By the time Mira is 17, in 1992, Ajji accepts, even embraces Mira’s Muslim friend, Anisa, taking the two girls regularly to the local Ganesha temple. But the city is changing too, with political forces threatening to stoke the embers of communal hatred into a full-blown flame. To an extent, Mira and Anisa are innocent of these changes. As summer holidays draw to a close, Mira doesn’t yet know that she will eat Rehana Aunty’s “famous mutton biryani one day, leaving the meat untouched in little piles on my plate, or that the forbidden food will flavour my mouth the promise of another, more forbidden happiness”.
Despite their closeness, Mira and Anisa know that there are lines they cannot cross, and invisible chasms in the world around them. There’s Vinay, a flower-seller’s son, who “was a playmate on the street for several years when we were too young to know any better”. They learn to be wary of a new group of saffron-clad men at the temple, though “Some of the most fervent TV serial-watchers of the years before seem glad [to see them], however, as if all this is an extension of the Ramayana they loved and watched every week.” The passage continues, with Mira (or perhaps Balasubramanian) explaining, “Just as the television drama supplanted varying regional retellings of the story with a gentle and unifying authority that bemused people like Ajji, so too do these fervent saffron youth. This is being Hindu, they say, not all the other nonsense you’ve thought it was.”
At every point, Balasubramanian shows how violence motivated by caste or religion tends to turn on the bodies of women. Mira and Anisa are constantly negotiating between small inconveniences and potentially enormous consequences. At the local theatre, which screens titillating films that have suddenly become controversial, another crowd of young men presents yet another obstacle to be either avoided or ploughed through. At every turn, there are men who use violence to prop up their masculinity, by controlling women and their sexuality and using the concepts of shame and honour to justify their actions.
Yet while women’s bodies repeatedly bear the brunt of violence, Balasubramanian also implies that women, more so than men and especially in the domestic sphere, have the ability to create solidarities across differences, and to transcend their own prejudices. In 1999, as Mira travels back to India from the USA for the first time in seven years, she revisits the events that precipitated her departure. Meanwhile Ajji, who is on her deathbed, undertakes a different kind of journey, of confessing her wrongs and seeking forgiveness for them.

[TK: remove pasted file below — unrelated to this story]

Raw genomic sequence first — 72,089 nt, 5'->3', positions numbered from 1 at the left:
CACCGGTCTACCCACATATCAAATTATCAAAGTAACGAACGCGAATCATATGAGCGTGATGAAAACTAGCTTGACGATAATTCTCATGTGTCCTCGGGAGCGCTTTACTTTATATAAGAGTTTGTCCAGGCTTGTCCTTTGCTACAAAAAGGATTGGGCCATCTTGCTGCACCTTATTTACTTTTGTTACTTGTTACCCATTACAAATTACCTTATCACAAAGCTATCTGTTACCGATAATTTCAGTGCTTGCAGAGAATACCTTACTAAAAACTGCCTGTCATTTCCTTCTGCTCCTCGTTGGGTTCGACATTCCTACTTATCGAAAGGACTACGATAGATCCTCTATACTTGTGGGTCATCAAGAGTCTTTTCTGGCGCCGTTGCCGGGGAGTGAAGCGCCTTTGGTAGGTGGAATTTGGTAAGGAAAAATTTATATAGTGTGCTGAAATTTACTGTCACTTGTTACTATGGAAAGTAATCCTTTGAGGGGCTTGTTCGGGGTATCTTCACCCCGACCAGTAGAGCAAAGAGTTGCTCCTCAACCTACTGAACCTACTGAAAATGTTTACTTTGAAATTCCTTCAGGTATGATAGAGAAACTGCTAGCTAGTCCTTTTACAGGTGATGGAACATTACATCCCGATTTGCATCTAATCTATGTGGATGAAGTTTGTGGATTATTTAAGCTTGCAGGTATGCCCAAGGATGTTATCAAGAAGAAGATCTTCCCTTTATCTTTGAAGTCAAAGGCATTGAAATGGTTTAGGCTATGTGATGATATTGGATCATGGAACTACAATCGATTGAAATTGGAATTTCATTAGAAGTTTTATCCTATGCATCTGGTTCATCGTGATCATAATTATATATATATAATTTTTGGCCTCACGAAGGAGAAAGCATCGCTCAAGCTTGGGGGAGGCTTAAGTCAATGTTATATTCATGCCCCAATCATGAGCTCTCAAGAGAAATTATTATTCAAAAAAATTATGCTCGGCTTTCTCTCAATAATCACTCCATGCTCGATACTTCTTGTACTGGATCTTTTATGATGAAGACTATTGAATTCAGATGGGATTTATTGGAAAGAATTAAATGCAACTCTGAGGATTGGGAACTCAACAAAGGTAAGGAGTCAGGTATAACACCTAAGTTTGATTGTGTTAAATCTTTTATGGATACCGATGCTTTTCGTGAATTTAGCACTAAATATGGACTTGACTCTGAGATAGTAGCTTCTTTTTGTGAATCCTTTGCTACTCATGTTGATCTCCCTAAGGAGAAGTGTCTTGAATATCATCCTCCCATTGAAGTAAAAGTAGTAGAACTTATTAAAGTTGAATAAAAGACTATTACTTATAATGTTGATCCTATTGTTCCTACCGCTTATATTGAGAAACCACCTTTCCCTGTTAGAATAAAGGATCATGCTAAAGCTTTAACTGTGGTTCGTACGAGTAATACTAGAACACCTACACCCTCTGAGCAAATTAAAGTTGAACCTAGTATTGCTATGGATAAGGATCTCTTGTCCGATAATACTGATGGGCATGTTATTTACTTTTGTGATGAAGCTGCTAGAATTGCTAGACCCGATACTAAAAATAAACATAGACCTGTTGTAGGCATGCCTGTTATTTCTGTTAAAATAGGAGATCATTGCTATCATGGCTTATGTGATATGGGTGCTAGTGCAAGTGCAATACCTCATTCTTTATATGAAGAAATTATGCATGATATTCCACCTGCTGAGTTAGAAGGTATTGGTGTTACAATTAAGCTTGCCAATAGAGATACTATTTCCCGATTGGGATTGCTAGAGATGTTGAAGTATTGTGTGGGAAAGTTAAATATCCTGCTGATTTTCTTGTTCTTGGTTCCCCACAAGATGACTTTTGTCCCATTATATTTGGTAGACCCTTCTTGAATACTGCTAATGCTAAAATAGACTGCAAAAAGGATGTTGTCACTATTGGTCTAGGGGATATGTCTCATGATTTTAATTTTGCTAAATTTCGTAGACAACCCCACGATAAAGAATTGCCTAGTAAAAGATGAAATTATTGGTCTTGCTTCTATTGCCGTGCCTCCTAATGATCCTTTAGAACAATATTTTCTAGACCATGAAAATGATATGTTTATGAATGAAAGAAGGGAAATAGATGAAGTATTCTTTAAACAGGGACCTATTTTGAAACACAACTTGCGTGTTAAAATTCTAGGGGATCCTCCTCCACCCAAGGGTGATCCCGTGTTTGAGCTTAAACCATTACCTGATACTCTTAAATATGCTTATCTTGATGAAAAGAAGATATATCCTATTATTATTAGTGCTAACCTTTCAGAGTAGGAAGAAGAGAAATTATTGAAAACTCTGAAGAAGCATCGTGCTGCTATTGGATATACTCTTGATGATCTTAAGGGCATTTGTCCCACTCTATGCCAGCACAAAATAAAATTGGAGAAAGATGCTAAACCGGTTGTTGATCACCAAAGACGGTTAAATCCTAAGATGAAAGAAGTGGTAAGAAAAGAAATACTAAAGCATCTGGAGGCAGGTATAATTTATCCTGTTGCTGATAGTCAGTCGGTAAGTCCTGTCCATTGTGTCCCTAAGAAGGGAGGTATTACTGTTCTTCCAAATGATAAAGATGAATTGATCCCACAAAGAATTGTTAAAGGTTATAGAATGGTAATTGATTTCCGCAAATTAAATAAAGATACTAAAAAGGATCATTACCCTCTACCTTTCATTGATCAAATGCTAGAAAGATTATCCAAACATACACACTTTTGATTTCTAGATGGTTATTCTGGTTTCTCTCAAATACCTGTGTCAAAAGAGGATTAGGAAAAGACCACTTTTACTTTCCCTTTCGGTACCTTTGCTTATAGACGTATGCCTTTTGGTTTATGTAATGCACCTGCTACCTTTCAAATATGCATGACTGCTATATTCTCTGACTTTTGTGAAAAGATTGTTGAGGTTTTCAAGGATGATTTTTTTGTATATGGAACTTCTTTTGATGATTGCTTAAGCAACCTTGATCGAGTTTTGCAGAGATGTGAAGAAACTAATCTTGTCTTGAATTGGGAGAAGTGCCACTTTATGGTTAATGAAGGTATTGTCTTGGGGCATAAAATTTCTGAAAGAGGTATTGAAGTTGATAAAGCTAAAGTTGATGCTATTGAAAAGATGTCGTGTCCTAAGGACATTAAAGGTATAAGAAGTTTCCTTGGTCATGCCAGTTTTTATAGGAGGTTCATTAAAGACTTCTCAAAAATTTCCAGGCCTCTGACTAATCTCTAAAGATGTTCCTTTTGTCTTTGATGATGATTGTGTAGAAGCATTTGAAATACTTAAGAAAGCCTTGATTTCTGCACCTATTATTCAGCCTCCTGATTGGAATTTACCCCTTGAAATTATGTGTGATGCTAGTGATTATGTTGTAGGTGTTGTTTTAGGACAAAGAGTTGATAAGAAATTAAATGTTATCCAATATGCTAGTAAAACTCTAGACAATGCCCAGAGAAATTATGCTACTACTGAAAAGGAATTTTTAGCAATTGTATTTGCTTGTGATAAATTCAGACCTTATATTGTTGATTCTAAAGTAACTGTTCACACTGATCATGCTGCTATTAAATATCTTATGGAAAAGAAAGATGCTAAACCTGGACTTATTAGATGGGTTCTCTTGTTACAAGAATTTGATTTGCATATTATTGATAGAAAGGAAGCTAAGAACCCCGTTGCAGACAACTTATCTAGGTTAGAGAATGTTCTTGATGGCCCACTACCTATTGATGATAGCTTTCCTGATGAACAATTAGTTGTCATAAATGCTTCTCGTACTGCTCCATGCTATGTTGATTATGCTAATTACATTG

Some books inspire sympathy for their characters, others identification with them. The Alchemy of Secrets seems to fall within the former category (though the vantage point of the reader could have something to do with it). There are a few definite villains here, but most of the characters, like Ajji, experience the impulse to do good, and set right what they have done wrong. Each character has their own cross to bear, though some of them are too weak to carry theirs. Institutions that exploit and perpetuate this weakness, the book suggests, are as culpable as those people who are unable to stand up to them.
While the questions Balasubramanian raises are thorny and her characters complicated, she ties the novel up neatly, which many readers will appreciate. Timely books can sometimes be bitter medicine, but the satisfaction of a tight structure and ending sweetens this one a bit. As someone who tends to see reading as a fundamentally sybaritic activity, I worry that pointing only to a book’s ‘urgent’ political importance too often equates reading about the ills of society with having dealt with them substantially, effacing the pleasure involved in hearing a story.
I wince a bit at the use of the word ‘urgent’ in book reviews. It smacks a little of the commercial imperative of publishing and the harnessing of literature’s moral appeal—books as corrective, transformative, and redemptive. I sometimes imagine the reviewer stepping into the role of doctor or priest, prescribing a novel like medicine for mental ills, or penance towards spiritual salvation: ten Hail Mary’s and this urgent novel. (There are also so-called urgent books I’ve disliked intensely because they seem exploitative, a platform for the author to broadcast his virtue while satisfying his vanity.)
Even when dealing with serious subjects, good fiction requires imagination, lyricism, empathy, and a hint of the unexpected; novels are not the news rewritten, even if the words share overlapping etymology. The Alchemy of Secrets combines many of these literary elements to show how India’s current wildfires of hate have generations of dried kindling fuelling them, and how our most recent episodes of violence erupt from the systemic forms of discrimination that we allow to continue. The Alchemy of Secrets is an urgent book, but it might also be an enduring one.